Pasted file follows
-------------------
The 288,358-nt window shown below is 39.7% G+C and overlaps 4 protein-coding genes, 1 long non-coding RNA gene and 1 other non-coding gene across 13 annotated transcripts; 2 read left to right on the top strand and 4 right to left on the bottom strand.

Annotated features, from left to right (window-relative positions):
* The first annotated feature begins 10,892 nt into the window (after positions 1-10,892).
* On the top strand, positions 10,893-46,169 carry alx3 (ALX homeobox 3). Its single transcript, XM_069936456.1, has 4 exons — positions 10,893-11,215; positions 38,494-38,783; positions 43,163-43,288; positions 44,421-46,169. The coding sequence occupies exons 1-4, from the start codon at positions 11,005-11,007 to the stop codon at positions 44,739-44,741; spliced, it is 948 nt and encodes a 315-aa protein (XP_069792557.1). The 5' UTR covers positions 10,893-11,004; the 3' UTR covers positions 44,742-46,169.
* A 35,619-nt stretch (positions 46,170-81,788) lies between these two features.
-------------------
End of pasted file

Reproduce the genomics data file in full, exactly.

The 288,358-nt window shown below is 39.7% G+C and overlaps 4 protein-coding genes, 1 long non-coding RNA gene and 1 other non-coding gene across 13 annotated transcripts; 2 read left to right on the top strand and 4 right to left on the bottom strand.

Annotated features, from left to right (window-relative positions):
* The first annotated feature begins 10,892 nt into the window (after positions 1-10,892).
* On the top strand, positions 10,893-46,169 carry alx3 (ALX homeobox 3). Its single transcript, XM_069936456.1, has 4 exons — positions 10,893-11,215; positions 38,494-38,783; positions 43,163-43,288; positions 44,421-46,169. The coding sequence occupies exons 1-4, from the start codon at positions 11,005-11,007 to the stop codon at positions 44,739-44,741; spliced, it is 948 nt and encodes a 315-aa protein (XP_069792557.1). The 5' UTR covers positions 10,893-11,004; the 3' UTR covers positions 44,742-46,169.
* A 35,619-nt stretch (positions 46,170-81,788) lies between these two features.